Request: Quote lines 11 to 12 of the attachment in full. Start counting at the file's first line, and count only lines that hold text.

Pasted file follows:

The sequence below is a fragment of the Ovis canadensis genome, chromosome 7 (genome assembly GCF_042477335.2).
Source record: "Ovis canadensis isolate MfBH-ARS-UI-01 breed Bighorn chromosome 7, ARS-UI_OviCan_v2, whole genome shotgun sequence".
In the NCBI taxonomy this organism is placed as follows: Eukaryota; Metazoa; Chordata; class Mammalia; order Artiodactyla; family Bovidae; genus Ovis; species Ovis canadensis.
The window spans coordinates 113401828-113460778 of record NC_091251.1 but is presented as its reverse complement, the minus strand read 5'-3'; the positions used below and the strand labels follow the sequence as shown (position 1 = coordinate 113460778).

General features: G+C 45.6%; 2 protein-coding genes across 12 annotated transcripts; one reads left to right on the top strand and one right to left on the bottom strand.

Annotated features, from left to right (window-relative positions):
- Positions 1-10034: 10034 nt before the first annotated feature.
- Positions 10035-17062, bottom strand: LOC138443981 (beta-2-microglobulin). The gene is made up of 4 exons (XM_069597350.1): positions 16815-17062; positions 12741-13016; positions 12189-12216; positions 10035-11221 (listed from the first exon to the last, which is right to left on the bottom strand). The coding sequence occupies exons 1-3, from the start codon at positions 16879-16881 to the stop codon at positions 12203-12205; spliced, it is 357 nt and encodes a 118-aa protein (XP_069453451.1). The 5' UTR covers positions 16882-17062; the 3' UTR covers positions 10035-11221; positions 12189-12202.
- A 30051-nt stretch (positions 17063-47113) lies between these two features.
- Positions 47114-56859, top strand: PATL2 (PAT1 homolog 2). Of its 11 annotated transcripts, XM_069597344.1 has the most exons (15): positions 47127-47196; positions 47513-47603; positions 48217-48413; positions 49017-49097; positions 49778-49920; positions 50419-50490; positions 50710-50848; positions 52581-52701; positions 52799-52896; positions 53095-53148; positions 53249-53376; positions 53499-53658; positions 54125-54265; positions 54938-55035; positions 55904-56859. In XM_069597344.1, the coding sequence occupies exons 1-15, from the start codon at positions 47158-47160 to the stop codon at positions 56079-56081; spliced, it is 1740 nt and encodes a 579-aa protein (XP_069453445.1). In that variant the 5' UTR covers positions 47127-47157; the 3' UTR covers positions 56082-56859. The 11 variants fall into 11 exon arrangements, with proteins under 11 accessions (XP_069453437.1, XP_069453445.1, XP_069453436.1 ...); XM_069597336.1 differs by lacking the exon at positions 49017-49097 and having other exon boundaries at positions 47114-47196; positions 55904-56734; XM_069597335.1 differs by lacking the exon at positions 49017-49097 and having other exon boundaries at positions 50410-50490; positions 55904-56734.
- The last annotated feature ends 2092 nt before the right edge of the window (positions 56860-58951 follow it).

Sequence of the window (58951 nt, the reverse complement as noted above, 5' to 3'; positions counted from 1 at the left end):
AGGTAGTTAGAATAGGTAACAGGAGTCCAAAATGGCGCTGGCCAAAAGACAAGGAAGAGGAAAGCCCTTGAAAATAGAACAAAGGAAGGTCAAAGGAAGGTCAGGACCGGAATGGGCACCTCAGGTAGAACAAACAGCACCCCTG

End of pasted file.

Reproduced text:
- The last annotated feature ends 2092 nt before the right edge of the window (positions 56860-58951 follow it).

Sequence of the window (58951 nt, the reverse complement as noted above, 5' to 3'; positions counted from 1 at the left end):